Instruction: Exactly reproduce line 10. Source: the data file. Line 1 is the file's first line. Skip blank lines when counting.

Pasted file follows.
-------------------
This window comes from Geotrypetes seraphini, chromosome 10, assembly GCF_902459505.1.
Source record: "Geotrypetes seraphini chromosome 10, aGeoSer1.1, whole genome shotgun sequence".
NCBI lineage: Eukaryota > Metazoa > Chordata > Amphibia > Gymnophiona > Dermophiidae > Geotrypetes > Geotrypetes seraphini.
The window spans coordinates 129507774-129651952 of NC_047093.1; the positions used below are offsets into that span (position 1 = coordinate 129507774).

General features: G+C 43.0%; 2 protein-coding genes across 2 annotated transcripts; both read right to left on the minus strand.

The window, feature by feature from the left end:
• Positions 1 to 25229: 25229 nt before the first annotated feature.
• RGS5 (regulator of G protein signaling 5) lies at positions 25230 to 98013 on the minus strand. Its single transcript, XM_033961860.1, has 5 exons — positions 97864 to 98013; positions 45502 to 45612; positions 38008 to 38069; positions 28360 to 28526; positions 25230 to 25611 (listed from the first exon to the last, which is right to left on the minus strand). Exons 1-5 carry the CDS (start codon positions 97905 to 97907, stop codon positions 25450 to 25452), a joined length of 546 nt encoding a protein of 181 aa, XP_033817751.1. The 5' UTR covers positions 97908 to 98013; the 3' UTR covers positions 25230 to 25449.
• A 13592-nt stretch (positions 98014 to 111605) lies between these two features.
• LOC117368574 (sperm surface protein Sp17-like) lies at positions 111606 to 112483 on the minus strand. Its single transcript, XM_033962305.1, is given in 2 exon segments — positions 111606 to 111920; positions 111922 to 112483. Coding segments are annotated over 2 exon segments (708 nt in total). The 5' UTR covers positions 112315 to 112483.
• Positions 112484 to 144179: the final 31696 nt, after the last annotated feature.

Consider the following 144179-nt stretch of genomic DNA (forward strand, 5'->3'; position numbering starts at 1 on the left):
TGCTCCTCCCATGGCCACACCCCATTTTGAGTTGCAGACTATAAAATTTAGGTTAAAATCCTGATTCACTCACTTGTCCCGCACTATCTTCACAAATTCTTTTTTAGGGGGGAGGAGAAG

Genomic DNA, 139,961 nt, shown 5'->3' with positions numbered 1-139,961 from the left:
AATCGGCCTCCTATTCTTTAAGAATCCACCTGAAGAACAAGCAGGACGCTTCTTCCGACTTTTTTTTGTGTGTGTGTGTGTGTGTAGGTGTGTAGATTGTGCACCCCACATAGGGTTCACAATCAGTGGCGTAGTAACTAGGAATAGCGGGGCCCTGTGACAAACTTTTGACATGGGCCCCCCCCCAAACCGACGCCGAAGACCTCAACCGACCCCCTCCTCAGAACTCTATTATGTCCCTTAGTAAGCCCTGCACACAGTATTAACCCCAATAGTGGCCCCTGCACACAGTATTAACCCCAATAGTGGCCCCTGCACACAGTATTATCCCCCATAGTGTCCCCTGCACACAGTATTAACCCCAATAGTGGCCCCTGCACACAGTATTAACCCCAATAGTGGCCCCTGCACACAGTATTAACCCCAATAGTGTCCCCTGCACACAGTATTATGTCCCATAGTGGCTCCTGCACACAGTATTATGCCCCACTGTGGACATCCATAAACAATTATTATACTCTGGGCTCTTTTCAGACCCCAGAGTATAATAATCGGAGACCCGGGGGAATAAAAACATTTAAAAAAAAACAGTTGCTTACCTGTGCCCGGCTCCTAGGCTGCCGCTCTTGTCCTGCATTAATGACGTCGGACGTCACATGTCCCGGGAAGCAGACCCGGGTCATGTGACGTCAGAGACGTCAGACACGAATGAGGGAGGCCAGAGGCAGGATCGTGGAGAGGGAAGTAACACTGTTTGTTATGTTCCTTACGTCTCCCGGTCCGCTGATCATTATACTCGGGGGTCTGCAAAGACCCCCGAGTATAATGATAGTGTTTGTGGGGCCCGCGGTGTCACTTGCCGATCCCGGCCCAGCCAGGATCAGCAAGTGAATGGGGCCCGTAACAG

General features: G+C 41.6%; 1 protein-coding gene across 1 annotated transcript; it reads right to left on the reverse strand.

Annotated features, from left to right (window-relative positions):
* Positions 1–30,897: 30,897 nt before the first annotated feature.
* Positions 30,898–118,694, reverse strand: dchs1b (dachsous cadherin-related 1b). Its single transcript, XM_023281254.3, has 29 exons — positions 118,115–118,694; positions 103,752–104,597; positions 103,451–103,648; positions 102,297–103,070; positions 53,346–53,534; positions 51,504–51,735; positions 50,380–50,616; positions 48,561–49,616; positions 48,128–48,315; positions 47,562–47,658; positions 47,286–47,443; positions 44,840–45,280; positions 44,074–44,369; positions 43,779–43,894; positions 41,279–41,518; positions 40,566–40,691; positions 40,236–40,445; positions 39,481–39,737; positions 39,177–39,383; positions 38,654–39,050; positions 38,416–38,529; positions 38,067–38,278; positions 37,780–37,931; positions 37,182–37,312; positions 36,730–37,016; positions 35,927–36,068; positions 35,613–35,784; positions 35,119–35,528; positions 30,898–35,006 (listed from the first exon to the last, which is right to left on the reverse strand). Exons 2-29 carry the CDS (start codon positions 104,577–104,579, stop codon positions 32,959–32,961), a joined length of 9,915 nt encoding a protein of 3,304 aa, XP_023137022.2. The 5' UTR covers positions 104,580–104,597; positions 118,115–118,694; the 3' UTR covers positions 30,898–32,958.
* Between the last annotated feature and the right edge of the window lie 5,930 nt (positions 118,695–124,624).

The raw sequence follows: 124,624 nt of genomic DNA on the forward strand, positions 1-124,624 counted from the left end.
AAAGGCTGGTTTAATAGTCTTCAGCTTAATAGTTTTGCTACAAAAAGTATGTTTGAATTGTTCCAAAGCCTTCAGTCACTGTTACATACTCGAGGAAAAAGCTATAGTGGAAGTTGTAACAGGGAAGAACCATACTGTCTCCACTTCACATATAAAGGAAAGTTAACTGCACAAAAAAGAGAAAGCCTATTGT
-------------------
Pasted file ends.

• LOC117368574 (sperm surface protein Sp17-like) lies at positions 111606 to 112483 on the minus strand. Its single transcript, XM_033962305.1, is given in 2 exon segments — positions 111606 to 111920; positions 111922 to 112483. Coding segments are annotated over 2 exon segments (708 nt in total). The 5' UTR covers positions 112315 to 112483.